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Recurrent Gastric Carcinoma clinical trials

View clinical trials related to Recurrent Gastric Carcinoma.

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NCT ID: NCT03196232 Not yet recruiting - Clinical trials for Gastric Adenocarcinoma

Epacadostat and Pembrolizumab in Treating Patients With Metastatic or Unresectable Gastroesophageal Junction or Gastric Cancer

Start date: June 2017
Phase: Phase 2
Study type: Interventional

This phase II trial studies how well epacadostat and pembrolizumab work in treating patients with gastroesophageal junction or gastric cancer that has spread to other parts of the body and cannot be removed by surgery. Epacadostat may stop the growth of tumor cells by blocking some of the enzymes needed for cell growth. Monoclonal antibodies, such as pembrolizumab, may block tumor growth in different ways by targeting certain cells. Giving epacadostat and pembrolizumab may work better in treating patients with gastroesophageal junction or gastric cancer.

NCT ID: NCT03095781 Recruiting - Clinical trials for Stage IV Pancreatic Cancer

Pembrolizumab and XL888 in Patients With Advanced Gastrointestinal Cancer

Start date: June 28, 2017
Phase: Phase 1
Study type: Interventional

This phase Ib trial studies the side effects and best dose of Hsp90 inhibitor XL888 when given together with pembrolizumab in treating patients with advanced gastrointestinal cancer that has spread to other places in the body. XL888 may stop the growth of tumor cells by blocking some of the enzymes needed for cell growth. Monoclonal antibodies, such as pembrolizumab, may block tumor growth in different ways by targeting certain cells. Giving XL888 with pembrolizumab may work better in treating patients with gastrointestinal cancer.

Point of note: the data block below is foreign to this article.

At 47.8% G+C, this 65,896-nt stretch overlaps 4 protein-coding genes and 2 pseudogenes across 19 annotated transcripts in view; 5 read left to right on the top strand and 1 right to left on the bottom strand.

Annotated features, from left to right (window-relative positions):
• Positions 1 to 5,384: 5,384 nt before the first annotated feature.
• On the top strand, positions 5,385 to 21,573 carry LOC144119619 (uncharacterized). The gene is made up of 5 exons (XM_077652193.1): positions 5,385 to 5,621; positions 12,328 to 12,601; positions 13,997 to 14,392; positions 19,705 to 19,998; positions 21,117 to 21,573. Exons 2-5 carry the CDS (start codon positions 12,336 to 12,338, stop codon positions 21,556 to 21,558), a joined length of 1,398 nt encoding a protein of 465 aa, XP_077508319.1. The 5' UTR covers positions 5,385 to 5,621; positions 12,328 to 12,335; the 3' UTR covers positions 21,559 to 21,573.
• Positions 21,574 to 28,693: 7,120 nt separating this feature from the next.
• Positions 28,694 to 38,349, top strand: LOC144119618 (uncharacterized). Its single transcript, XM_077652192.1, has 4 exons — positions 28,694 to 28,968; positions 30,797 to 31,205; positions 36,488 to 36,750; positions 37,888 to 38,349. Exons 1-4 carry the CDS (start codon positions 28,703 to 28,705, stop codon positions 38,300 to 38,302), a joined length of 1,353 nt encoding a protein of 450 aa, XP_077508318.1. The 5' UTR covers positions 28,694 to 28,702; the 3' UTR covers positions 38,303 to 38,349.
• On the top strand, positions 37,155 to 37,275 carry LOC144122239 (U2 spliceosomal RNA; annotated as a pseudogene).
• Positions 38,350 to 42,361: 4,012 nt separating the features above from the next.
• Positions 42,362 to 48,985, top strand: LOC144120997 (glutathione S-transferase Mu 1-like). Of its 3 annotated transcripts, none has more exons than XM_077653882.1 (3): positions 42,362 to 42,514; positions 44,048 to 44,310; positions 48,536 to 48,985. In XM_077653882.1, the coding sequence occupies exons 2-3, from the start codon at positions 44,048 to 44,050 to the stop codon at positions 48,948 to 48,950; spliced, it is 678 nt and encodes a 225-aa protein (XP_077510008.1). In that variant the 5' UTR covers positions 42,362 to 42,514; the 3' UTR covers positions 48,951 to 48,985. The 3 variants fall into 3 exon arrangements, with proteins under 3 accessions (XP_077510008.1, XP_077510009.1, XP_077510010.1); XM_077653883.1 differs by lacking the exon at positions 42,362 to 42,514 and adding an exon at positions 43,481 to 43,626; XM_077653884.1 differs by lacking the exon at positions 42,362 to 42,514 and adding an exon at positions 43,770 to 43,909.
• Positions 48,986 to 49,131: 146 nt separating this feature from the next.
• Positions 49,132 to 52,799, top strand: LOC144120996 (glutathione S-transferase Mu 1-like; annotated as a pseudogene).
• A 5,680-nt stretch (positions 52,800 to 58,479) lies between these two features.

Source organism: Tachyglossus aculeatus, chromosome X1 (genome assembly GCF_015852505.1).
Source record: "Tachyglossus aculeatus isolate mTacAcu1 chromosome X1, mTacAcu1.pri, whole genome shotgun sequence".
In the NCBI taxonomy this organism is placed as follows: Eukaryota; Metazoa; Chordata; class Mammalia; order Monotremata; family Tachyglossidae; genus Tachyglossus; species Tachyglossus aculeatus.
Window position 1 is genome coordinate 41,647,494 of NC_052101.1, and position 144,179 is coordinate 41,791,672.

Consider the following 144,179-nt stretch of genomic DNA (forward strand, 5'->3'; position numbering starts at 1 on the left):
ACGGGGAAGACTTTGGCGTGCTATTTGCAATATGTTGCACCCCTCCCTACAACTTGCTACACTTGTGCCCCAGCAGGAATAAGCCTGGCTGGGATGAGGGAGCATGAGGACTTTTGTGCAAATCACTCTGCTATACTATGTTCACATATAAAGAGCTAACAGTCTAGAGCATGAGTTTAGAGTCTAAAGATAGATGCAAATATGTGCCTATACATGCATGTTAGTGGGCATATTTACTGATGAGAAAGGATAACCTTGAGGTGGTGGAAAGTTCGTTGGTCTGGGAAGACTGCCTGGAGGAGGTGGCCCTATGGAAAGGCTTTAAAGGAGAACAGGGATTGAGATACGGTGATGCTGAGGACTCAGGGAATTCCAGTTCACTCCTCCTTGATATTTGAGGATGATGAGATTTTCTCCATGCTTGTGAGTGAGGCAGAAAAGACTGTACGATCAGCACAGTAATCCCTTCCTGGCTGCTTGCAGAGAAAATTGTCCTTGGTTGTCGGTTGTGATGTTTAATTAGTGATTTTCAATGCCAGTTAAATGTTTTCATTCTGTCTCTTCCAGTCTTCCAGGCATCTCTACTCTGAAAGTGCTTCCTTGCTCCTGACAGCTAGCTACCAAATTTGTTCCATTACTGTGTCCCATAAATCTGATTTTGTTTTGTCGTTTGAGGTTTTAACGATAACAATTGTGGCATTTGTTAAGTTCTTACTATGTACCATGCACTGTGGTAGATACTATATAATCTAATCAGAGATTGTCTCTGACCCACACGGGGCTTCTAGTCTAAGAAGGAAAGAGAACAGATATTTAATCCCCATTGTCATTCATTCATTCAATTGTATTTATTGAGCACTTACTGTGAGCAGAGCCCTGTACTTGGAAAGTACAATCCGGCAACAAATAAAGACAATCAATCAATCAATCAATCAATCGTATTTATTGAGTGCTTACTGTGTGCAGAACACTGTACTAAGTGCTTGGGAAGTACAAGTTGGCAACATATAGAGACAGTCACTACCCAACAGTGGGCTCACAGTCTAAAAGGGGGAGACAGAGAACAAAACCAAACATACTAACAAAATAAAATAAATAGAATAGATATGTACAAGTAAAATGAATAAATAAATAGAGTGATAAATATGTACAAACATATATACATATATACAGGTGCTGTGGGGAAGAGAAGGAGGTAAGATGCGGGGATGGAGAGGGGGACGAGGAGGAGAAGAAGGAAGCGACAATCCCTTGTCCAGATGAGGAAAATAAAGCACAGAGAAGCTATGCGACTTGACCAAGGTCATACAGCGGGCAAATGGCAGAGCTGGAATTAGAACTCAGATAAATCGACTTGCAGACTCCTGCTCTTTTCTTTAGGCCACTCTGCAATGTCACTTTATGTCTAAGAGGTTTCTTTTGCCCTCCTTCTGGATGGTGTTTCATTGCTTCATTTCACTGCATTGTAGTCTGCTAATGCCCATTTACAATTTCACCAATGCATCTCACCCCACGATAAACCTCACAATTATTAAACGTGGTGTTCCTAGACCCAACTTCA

NCT ID: NCT03008278 Not yet recruiting - Clinical trials for Gastroesophageal Junction Adenocarcinoma

Olaparib and Ramucirumab in Treating Patients With Metastatic or Locally Recurrent Gastric or Gastroesophageal Junction Cancer That Cannot Be Removed by Surgery

Start date: September 15, 2017
Phase: Phase 1/Phase 2
Study type: Interventional

This pilot phase I/II trial studies the side effects and best dose of olaparib when given together with ramucirumab and how well they work in treating patients with gastric or gastroesophageal junction cancer that has spread to other places in the body, has come back, or cannot be removed by surgery. Olaparib may stop the growth of tumor cells by blocking some of the enzymes needed for cell growth. Monoclonal antibodies, such as ramucirumab, may interfere with the ability of tumor cells to grow and spread. Giving olaparib and ramucirumab may work better in treating patients with gastric or gastroesophageal junction cancer.

NCT ID: NCT02465060 Recruiting - Lymphoma Clinical Trials

NCI-MATCH: Targeted Therapy Directed by Genetic Testing in Treating Patients With Advanced Refractory Solid Tumors, Lymphomas, or Multiple Myeloma

Start date: August 12, 2015
Phase: Phase 2
Study type: Interventional